Both sides of my family came out of Cades Cove — or rather, they were kicked out, when the government bought out the residents by eminent domain. They were originally promised that the cove would remain outside the park, but politicians and financial backers in Knoxville reversed the decision late in the game. (Yes, we still carry grudges…) But honestly, having the cove preserved like that has been wonderful, for me, my family, and my kids. I’ve visited so many times over the years, and my father especially loved driving the road that loops around the cove, and hiking the trails that branch off from it. A few of the cabins of my ancestors are still there, as well as the churches they worshipped in, and the cemeteries they’re buried in. My ancestor, Russell Gregory, was one of the early founders, and is buried at the Primitive Baptist Church. His gravestone notes that he was “murdered by North Carolina Rebels.” He died near the end of the Civil War, defending the cove from Confederate soldiers who were raiding the cove for livestock and provisions. (I suppose I’ll have to forgive you, too, North Carolina.)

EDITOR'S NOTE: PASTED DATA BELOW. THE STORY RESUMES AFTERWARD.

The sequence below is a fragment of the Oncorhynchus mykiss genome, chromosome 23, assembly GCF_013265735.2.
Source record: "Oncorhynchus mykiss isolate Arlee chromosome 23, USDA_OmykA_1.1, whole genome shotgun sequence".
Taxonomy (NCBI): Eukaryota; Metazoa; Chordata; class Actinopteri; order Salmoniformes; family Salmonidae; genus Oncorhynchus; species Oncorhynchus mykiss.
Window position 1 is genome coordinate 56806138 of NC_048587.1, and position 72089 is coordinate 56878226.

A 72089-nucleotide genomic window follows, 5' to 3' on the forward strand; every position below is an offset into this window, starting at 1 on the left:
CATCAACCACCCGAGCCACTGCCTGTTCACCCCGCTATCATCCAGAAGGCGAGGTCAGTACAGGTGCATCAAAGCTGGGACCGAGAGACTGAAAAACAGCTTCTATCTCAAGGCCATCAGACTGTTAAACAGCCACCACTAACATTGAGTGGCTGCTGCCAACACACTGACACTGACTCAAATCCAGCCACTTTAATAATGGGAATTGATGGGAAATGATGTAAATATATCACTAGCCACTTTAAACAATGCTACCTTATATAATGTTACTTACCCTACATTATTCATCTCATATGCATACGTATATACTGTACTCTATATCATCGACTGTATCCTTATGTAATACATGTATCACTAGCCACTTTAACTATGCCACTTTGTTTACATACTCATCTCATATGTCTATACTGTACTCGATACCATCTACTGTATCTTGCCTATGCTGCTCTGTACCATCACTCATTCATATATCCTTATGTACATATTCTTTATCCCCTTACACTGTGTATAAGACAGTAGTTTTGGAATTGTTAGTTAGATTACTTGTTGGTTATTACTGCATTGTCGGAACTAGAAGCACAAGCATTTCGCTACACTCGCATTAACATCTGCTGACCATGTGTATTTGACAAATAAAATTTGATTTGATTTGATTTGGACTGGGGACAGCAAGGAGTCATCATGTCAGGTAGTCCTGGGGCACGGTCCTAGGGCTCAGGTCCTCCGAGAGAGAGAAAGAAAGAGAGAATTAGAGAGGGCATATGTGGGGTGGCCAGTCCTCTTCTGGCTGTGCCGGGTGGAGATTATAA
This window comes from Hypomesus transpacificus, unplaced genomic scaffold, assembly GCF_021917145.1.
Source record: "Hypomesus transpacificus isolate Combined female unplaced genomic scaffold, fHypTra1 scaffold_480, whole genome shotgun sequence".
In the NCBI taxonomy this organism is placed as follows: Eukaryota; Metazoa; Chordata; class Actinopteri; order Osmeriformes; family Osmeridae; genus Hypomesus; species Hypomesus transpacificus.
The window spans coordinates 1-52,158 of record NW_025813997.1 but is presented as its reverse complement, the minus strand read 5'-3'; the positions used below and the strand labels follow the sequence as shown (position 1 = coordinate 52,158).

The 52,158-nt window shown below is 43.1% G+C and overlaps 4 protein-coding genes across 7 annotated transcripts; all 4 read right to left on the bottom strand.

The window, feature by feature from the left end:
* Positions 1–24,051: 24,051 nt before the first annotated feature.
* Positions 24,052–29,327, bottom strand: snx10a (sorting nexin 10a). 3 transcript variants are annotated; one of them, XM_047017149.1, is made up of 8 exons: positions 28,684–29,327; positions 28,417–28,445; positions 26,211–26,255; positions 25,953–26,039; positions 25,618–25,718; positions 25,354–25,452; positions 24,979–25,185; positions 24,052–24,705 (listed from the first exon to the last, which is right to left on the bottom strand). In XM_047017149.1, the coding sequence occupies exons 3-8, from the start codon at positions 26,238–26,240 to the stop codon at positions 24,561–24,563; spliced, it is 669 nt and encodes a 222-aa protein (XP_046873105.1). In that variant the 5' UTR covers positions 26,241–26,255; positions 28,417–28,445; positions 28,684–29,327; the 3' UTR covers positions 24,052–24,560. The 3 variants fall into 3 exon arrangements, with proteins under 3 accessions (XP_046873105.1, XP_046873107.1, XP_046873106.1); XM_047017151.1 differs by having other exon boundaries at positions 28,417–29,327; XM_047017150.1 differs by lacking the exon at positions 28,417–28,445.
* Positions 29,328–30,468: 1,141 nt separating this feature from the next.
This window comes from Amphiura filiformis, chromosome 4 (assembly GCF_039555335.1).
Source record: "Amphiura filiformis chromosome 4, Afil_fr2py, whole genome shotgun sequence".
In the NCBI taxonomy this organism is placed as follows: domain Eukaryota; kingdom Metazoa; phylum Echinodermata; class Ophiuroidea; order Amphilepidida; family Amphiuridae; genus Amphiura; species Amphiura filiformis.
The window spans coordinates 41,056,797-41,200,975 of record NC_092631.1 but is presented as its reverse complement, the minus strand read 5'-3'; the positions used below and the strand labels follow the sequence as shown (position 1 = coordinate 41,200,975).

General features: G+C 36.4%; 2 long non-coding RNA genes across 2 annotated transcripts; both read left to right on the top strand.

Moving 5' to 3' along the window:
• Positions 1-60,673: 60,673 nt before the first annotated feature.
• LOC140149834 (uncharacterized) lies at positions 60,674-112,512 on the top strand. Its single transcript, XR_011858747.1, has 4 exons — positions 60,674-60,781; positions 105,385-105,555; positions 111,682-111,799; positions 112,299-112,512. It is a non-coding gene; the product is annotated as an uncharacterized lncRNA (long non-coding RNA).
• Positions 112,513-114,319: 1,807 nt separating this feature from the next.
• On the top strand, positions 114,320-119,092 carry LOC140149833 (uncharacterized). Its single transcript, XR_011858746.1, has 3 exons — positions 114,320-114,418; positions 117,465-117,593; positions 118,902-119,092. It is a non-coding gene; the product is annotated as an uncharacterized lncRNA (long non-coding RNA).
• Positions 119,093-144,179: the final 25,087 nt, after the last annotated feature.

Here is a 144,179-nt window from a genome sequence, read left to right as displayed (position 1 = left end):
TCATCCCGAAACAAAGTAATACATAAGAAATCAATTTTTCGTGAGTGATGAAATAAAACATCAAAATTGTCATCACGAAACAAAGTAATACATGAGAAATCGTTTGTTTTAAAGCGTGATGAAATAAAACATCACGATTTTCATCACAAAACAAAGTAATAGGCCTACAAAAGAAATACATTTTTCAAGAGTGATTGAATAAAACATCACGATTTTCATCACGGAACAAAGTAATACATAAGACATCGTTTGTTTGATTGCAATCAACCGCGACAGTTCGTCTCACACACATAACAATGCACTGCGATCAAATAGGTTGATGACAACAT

I set Revelator in the 1930’s, when they were kicking out most everyone, and in the 1940’s, when the only residents left were the few who were given a “life-lease” — permission to stay on their land until they died, but no one could inherit it. There was something about that period, when one way of life was ending and modernity was kicking in, that spoke to the idea of there being no room for old gods and old social structures that kept folks (especially women) “in line.”
MD: All the Birch women have a peculiar kind of marking on their skin. It varies from person to person, with Sunny’s being the most dramatic. What inspired that?